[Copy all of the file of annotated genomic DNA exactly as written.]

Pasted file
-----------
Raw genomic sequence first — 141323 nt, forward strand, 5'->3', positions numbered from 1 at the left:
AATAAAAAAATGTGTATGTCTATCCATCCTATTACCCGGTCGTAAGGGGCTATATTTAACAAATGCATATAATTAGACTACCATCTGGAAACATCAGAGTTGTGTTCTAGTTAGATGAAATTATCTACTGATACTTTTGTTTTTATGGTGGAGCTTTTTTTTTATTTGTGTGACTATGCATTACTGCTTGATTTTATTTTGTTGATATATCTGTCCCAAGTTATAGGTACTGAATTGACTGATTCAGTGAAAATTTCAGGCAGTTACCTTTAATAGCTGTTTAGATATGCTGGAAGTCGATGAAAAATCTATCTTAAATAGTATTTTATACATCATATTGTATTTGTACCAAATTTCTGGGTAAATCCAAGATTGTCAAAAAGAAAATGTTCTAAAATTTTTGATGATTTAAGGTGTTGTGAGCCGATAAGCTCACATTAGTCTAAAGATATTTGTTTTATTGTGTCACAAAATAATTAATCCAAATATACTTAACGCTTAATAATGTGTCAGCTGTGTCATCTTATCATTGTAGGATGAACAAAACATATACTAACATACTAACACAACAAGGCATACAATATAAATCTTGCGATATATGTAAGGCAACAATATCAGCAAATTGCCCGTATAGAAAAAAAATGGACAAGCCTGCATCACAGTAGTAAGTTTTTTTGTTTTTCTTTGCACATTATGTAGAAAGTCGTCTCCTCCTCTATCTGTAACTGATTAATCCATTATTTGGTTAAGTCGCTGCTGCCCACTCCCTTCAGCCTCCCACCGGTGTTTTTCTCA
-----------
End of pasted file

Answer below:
Raw genomic sequence first — 141323 nt, forward strand, 5'->3', positions numbered from 1 at the left:
AATAAAAAAATGTGTATGTCTATCCATCCTATTACCCGGTCGTAAGGGGCTATATTTAACAAATGCATATAATTAGACTACCATCTGGAAACATCAGAGTTGTGTTCTAGTTAGATGAAATTATCTACTGATACTTTTGTTTTTATGGTGGAGCTTTTTTTTTATTTGTGTGACTATGCATTACTGCTTGATTTTATTTTGTTGATATATCTGTCCCAAGTTATAGGTACTGAATTGACTGATTCAGTGAAAATTTCAGGCAGTTACCTTTAATAGCTGTTTAGATATGCTGGAAGTCGATGAAAAATCTATCTTAAATAGTATTTTATACATCATATTGTATTTGTACCAAATTTCTGGGTAAATCCAAGATTGTCAAAAAGAAAATGTTCTAAAATTTTTGATGATTTAAGGTGTTGTGAGCCGATAAGCTCACATTAGTCTAAAGATATTTGTTTTATTGTGTCACAAAATAATTAATCCAAATATACTTAACGCTTAATAATGTGTCAGCTGTGTCATCTTATCATTGTAGGATGAACAAAACATATACTAACATACTAACACAACAAGGCATACAATATAAATCTTGCGATATATGTAAGGCAACAATATCAGCAAATTGCCCGTATAGAAAAAAAATGGACAAGCCTGCATCACAGTAGTAAGTTTTTTTGTTTTTCTTTGCACATTATGTAGAAAGTCGTCTCCTCCTCTATCTGTAACTGATTAATCCATTATTTGGTTAAGTCGCTGCTGCCCACTCCCTTCAGCCTCCCACCGGTGTTTTTCTCA